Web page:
In Britain, Prime Minister Boris Johnson said it was necessary to take “targeted and precautionary measures” after two people tested positive for the new variant in England.

“Right now this is the responsible course of action to slow down the seeding and the spread of this new variant and to maximize our defenses,” he told a news conference.

Among the measures announced, Johnson said anyone arriving in England must take a PCR test for COVID-19 on the second day after their arrival and self-isolate until they provide a negative test. And if someone tests positive for the omicron variant, then he said their close contacts will have to self-isolate for 10 days regardless of their vaccination status — currently close contacts are exempt from quarantine rules if they are fully vaccinated.

He also said mask-wearing in shops and on public transport will be required and said the independent group of scientists that advises the British government on the rollout of coronavirus vaccines has been asked to accelerate the vaccination program. This could involve widening the booster program to younger age groups, reducing the time period between a second dose and a booster and allowing older children to get a second dose.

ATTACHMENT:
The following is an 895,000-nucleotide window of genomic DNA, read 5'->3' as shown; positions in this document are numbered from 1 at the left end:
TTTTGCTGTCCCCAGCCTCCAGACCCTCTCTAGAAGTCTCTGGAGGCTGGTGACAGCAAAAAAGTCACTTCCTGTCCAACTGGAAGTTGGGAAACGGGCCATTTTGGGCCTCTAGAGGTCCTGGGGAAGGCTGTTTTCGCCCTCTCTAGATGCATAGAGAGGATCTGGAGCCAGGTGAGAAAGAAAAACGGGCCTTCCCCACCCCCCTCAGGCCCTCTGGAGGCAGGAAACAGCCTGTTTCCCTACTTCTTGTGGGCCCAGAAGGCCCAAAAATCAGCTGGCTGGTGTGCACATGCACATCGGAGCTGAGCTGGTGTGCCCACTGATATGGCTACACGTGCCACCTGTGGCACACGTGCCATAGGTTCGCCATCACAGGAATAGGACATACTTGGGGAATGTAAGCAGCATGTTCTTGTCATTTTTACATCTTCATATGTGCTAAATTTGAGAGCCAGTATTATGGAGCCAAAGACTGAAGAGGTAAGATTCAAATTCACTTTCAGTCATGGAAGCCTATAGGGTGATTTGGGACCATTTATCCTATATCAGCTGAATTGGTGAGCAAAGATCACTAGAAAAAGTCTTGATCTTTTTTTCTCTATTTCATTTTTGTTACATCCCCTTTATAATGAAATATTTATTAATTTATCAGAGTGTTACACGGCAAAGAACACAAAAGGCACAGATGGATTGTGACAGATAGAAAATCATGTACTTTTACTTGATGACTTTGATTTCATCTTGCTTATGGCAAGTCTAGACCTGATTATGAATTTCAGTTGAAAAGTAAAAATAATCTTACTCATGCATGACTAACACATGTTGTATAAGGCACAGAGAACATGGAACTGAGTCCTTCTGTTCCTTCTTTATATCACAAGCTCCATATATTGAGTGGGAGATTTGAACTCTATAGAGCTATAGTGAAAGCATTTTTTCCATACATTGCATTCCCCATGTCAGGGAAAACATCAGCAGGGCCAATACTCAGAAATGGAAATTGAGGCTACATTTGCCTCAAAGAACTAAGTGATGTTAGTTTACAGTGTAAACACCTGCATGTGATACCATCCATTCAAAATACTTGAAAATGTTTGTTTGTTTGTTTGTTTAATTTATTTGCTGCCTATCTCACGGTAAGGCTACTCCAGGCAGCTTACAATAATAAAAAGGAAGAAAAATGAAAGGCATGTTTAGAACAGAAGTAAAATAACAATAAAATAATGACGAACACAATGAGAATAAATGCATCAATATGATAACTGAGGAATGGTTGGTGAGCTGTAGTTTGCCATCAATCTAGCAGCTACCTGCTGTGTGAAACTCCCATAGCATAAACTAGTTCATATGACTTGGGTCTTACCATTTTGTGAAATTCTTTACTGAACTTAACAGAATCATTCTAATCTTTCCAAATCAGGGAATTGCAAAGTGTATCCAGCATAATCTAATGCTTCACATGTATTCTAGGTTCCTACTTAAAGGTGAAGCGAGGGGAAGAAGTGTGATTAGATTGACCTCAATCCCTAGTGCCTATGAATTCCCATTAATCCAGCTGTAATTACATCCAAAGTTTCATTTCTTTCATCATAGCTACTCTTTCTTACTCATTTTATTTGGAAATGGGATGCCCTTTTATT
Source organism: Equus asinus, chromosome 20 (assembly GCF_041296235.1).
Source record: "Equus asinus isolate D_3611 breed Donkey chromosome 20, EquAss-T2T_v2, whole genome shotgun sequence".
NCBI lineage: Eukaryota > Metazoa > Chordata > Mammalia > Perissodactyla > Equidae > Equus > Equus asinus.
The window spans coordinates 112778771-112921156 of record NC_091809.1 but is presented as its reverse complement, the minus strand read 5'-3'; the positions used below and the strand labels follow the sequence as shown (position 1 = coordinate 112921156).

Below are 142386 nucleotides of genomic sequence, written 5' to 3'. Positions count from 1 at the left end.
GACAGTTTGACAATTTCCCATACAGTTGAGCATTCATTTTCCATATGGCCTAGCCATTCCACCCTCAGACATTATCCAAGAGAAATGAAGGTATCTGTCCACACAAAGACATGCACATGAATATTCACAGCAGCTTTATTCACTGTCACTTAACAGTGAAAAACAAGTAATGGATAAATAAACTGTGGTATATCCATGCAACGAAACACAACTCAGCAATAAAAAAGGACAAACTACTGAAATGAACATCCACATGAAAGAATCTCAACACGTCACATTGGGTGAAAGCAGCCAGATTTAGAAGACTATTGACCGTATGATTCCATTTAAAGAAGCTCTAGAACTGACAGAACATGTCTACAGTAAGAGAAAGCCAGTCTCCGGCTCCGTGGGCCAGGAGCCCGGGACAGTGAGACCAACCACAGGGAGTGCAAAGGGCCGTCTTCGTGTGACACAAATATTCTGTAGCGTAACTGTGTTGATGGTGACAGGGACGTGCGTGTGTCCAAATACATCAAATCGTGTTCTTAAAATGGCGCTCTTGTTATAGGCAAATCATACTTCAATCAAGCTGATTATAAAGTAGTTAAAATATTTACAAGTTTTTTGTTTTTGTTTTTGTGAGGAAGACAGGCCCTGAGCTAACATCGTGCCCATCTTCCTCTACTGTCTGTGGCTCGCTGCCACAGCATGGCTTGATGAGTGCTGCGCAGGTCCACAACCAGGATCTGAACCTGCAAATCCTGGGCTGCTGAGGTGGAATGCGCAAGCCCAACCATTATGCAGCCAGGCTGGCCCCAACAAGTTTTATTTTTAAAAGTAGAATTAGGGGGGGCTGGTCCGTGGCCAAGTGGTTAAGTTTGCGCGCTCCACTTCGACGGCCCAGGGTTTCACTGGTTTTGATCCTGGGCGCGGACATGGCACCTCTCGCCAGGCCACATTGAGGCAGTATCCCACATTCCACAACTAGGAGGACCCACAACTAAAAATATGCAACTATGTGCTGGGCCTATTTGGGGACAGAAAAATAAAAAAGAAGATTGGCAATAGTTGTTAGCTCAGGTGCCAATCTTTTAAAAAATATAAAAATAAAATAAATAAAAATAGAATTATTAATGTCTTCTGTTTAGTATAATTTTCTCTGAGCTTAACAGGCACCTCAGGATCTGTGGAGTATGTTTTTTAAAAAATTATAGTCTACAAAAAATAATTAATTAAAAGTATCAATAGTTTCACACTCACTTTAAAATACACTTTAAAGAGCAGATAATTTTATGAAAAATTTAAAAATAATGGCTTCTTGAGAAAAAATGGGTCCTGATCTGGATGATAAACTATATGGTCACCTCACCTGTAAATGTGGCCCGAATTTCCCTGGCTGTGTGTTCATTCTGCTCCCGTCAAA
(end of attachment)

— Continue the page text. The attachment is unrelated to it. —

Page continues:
“From today we’re going to boost the booster campaign,” he said.

 

Britain’s Department of Health said the two cases found in the U.K. were linked and involved travel from southern Africa. One of the two new cases was in the southeastern English town of Brentwood, while the other was in the central city of Nottingham. The two confirmed cases are self-isolating with their households while contact tracing and targeted testing takes place.

The British government also added four more countries — Angola, Malawi, Mozambique and Zambia — to the country’s travel red list from Sunday. Six others — Botswana, Eswatini (formerly Swaziland), Lesotho, Namibia, South Africa and Zimbabwe — were added Friday. That means anyone permitted to arrive from those destinations will have to quarantine.

Many countries have slapped restrictions on various southern African countries over the past couple of days, including Australia, Brazil, Canada, the European Union, Iran, Japan, New Zealand, Thailand and the United States, in response to warnings over the transmissibility of the new variant. This goes against the advice of the World Health Organization, which has warned against any overreaction before the variant was thoroughly studied.

Despite the banning of flights, there are mounting concerns that the variant has already been widely seeded around the world.

Italy and Germany were the latest to report confirmed cases of the omicron variant.